Here’s how to experience Anguilla: from nature to gastronomy

Anguilla is not just about untarnished nature. Discover its adventurous side, vibrant cuisine and exciting festivals too…

If the ultimate reset is a tropical beach trip, then Anguilla can certainly help with that. It has superb, blinding white strands and secluded coves that shelve into radiant turquoise seas and arguably some of the finest beaches in the Caribbean. But this small, laid-back island at the north-eastern tip of the Caribbean is far more than a pretty shoreline.

Anguilla has exquisite restaurants, running the gamut from Michelin-level cuisine to boho-chic beachside dining plus a host of the Caribbean’s most romantic hotels, with matchless spas and without the crowds. Anguilla is also home to a deluge of natural wonders and adventures that range above and below the waterline, so whether it’s a relaxed getaway or an active adventure you’re seeking, Anguilla delivers on all fronts.  

Unwind on pristine beaches

Anguilla has the Caribbean’s finest sea and sand, gin clear shallows that lap and roll onto acres of mounded coral granules as soft as talcum powder. Beware, though, as in places the sand is so sumptuous that a simple early morning walk can turn into an aerobic workout. Anguilla’s 33 beaches range from tiny, secluded coves like Little Bay, which is reached by hand-over-hand rope descent or by boat, to kilometre-long strands that shine bright against a surreal turquoise sea. There are lively beaches, too. At Shoal Bay East, backed by a handful of hotels and beach bars, you can hire a beach umbrella and snorkel gear to explore the reef. Similarly, at Meads Bay settle in at chic Blanchards Beach Shack or Leon’s, Malliouhana hotel’s beach bar. On others you can be completely alone: Rendezvous Bay, Meads Bay and Barnes Bay stretch for a mile apiece, so just walk on if someone’s in your favourite spot.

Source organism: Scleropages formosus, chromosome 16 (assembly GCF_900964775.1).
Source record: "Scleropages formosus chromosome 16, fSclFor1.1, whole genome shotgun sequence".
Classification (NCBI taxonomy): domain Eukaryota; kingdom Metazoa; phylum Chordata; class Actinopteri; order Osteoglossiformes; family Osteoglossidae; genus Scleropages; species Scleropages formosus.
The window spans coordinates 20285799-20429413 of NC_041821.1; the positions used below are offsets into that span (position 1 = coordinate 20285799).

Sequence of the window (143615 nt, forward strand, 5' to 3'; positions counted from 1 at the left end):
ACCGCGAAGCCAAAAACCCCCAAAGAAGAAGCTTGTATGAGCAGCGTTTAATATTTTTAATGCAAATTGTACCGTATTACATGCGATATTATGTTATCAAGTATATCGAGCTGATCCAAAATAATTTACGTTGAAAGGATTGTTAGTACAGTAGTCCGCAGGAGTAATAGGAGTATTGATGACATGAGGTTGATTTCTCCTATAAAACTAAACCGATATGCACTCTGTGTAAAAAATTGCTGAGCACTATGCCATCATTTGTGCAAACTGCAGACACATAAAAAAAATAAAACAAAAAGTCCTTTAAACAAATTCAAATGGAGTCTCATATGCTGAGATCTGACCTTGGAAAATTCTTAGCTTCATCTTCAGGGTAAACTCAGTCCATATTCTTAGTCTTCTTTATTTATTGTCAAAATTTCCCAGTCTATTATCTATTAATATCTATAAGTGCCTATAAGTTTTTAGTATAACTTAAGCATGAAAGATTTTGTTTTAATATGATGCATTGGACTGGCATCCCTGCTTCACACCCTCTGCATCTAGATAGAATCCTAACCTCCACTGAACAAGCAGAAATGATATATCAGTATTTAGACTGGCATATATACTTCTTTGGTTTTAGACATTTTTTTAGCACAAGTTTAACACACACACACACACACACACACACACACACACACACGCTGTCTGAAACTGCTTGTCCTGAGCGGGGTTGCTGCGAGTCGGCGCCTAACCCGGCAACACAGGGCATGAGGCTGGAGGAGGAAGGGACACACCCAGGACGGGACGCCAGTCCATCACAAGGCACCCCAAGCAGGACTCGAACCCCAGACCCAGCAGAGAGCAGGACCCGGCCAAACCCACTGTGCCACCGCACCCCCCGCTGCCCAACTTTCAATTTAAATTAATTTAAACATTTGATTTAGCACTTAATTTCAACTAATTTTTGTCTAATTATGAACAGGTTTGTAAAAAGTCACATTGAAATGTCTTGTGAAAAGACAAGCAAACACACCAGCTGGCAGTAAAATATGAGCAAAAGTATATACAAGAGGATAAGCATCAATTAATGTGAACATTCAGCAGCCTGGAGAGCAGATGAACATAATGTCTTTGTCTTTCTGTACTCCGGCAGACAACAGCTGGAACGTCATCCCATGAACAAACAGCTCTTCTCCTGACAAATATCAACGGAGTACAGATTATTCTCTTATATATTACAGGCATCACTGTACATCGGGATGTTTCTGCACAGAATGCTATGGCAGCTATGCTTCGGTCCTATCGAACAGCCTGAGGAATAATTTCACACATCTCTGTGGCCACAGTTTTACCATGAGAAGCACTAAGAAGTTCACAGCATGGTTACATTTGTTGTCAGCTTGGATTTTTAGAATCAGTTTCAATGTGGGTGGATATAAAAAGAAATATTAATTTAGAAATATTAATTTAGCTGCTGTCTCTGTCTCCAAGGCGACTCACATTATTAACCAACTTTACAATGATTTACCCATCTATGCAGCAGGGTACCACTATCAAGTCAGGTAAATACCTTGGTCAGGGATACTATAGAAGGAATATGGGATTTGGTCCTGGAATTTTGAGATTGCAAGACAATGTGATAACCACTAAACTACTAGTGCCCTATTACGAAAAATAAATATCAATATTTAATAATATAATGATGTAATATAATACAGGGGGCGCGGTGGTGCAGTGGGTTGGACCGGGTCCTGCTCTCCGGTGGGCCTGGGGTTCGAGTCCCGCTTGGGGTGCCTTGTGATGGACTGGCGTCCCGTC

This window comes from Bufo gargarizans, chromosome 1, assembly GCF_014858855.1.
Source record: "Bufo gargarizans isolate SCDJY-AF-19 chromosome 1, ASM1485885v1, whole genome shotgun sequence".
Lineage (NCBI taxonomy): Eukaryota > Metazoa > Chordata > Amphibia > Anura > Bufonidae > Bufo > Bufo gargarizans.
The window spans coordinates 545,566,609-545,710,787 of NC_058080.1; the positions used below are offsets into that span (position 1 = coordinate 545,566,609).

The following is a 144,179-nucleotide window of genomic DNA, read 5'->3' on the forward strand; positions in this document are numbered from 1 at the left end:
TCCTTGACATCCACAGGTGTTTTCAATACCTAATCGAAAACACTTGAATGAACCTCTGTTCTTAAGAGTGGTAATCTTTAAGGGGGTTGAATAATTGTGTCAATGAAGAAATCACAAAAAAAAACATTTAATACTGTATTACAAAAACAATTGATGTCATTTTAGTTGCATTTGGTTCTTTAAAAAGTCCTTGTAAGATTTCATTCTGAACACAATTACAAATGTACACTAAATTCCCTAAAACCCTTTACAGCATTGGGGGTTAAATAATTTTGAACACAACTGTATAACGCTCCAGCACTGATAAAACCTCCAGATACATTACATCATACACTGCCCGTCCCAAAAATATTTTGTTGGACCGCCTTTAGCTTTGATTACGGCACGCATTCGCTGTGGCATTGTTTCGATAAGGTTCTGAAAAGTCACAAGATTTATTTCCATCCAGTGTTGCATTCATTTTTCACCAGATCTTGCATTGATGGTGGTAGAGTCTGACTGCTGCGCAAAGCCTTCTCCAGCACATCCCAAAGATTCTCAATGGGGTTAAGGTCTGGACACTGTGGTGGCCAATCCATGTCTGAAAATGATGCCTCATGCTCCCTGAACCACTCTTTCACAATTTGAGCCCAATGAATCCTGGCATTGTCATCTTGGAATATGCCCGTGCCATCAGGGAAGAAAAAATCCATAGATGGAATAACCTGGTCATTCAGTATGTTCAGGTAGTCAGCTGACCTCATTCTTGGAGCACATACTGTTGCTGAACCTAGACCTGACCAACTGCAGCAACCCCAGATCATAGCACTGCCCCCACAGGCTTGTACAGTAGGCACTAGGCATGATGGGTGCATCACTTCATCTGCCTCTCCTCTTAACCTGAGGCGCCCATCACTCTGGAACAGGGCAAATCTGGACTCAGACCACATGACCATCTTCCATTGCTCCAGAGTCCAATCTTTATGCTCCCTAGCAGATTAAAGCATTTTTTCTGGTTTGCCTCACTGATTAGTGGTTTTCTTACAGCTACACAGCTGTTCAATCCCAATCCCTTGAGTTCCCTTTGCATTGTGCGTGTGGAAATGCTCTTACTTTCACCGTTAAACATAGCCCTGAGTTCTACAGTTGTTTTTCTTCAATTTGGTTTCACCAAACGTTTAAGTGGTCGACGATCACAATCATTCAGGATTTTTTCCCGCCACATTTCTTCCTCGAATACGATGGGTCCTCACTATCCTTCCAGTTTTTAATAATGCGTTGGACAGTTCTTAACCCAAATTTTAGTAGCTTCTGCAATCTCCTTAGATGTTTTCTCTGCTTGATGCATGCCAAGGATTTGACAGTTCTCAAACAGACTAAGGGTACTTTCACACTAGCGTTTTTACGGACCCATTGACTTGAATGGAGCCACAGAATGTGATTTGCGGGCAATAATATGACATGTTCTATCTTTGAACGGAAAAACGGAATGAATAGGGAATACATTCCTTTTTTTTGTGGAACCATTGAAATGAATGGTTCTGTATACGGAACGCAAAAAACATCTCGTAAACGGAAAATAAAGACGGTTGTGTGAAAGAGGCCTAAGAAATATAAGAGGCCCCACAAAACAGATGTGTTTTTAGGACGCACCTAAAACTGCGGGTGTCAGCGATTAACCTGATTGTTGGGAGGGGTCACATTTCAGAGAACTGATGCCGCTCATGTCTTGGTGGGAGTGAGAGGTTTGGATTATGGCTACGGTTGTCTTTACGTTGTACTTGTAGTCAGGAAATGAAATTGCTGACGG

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For the active, there is always something to do. Anguilla Watersports offers glass-bottom kayaks fore hire and kitesurfing experiences. There are also day sails to Sandy Island and Prickly Pear that include snorkelling, sunbathing and a lobster lunch. Or perhaps choose your beach by its bar. Each has its character; classic West Indian shacks (Gwen’s and Madeariman’s, both on Shoal Bay) serve beer and rum punch, but at Savi’s on Meads Bay and at SandBar, in Sandy Ground, cocktails are the drink of choice. Sandy Ground is where the crowds gravitate in late afternoon, to beach bars that stand shoulder to shoulder, to watch the sun set on a sea horizon.

Taste exquisite Caribbean cuisine

Anguilla stands tall in the Caribbean for its food, making it ideal for foodies on a beach break. A happy coincidence of French chefs from nearby islands and exceptional sources of supply from France and the United States has stimulated superb, creative gastronomy in the island’s beautiful settings. For nearly 30 years, Blanchards, in a pretty white and teal building on Meads Bay, has served the island’s discerning clientele top-notch modern cuisine. Hibernia, overlooking an Asian garden in Island Harbour, offers delectable French fare with Thai, Moroccan and Japanese touches. Veya’s ‘cuisine of the sun’ brings tastes from around the Tropics, on its huge veranda. But there are a host of tastes: Jacala for elegant French, Picante for Mexican and Trattoria Tramonto for Italian fare with your toes in the sand. In fact, many restaurants make the best of their seafront setting: Mango’s, Straw Hat and Arawak Beach Club’s Taverna for Mediterranean tapas.